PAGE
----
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Majority-Share Dictator

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Owning 51% of a company's stock gives you complete power over that company.

This trope has been Launched!
Proposed By:
Dragonmouth on May 25th 2012 at 8:57:20 AM
Last Edited By:
TheGreatConversation on Dec 20th 2017 at 10:24:24 PM
Name Space: Main
Page Type: Trope

In Real Life, owning the majority of a company does not give you absolute power over it. If you own 51% of shares, that still leaves 49% to other stockholders who are still partial owners of the company and retain certain rights—such as appointing a board of directors who make decisions for the company, including appointing a C.E.O. who makes decisions, etc. etc.

In fiction, however, owning controlling interest in a company endows you with godlike power over the organization, making your demands unquestionable and decisions final. So if a character wants to take complete control of a corporation—to change its allegiances, to amass personal wealth, to use it to take over the world, or just for the glory of it—all they need to do is acquire a slight majority of its stock. This majority is almost always stated to be 51% of the voting stock, but the trope still applies if the exact percent is unspecified but still grants the same power as having 100%.

This is a common tactic of Predatory Businesses. Often results in Tyrant Takes the Helm. Easily (and sometimes repeatedly) accomplished by members of the Fiction 500 and characters with Arbitrarily Large Bank Accounts. May be a resolution to Corporate Warfare. For the electoral equivalent, see Decided by One Vote.

Subtrope of Artistic License – Economics.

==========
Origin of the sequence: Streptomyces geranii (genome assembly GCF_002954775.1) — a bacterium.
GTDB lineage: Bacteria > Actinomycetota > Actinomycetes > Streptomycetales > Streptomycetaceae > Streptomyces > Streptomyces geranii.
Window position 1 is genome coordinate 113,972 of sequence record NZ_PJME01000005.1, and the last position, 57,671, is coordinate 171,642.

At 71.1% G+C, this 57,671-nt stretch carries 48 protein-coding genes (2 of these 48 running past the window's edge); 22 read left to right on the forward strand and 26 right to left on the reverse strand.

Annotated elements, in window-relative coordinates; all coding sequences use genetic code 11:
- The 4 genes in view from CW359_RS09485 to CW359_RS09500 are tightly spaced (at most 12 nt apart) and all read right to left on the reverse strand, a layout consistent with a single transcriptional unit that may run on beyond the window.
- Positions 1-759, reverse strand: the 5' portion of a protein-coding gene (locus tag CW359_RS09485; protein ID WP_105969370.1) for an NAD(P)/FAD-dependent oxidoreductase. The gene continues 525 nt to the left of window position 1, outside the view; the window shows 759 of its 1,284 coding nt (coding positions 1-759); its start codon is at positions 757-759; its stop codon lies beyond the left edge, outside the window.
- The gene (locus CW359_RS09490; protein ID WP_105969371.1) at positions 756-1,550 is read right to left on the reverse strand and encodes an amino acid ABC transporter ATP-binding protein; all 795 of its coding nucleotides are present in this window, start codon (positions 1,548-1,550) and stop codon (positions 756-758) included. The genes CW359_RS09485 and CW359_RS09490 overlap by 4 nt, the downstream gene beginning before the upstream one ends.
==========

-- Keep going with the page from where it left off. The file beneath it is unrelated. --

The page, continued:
Examples:

    open/close all folders 

    Anime and Manga 
  • In Yu-Gi-Oh!, Seto Kaiba is given two percent of the shares to his stepfather's company Kaiba Corp, but has to use them to make 100 times their worth within a year's time. Seto does this by buying 51% of a company and threatening to close it and put everyone out of work unless the original owner buys it back for five times it value, which he agrees to for the sake of the employees. It's implied Seto repeats this with other companies to work up the needed money to please his stepfather. He later takes over Kaiba Corp itself with the same strategy.

    Comic Books 
  • In B.P.R.D.: The Black Flame, Landis Pope calmly walks into the boardroom of Zinco Corperation in a suit of black armour with frog monsters in tow, tells the members that he owns 51% of the company and fires them all with little explanation. He then gets the R&D department to experiment in controlling the frog monsters as part of his plan to gain control of Katha-Hem.
  • In the Simpsons comic, "To Heir is Homer", Homer ends up being bequeathed 51% of the shares in Duff Brewery by the will of the previous owner, Sam Duff, with Montgomery Burns controlling the other 49%. He ends up driving the company into the ground with idiotic decisions and is forced to sell the shares to Burns. Fortunately for Homer, it turns out Sam Duff wasn't actually dead (so that 51% had never been actually his to begin with), and Homer had the chance to enjoy something he didn't own for a while.
  • In Doctor Who (Titan) the Doctor buys 51% of the arc-antagonists ServeYouInc through rich friends and a Compound Interest Time Travel Gambit, but is quickly seduced by their evil.

    Comic Strips 
  • In one Dilbert story arc, the company's stock falls to a penny a share, and Dogbert buys 51% of the company—which somehow makes him CEO. He proceeds to milk the company for everything it's worth and resign with a healthy fortune.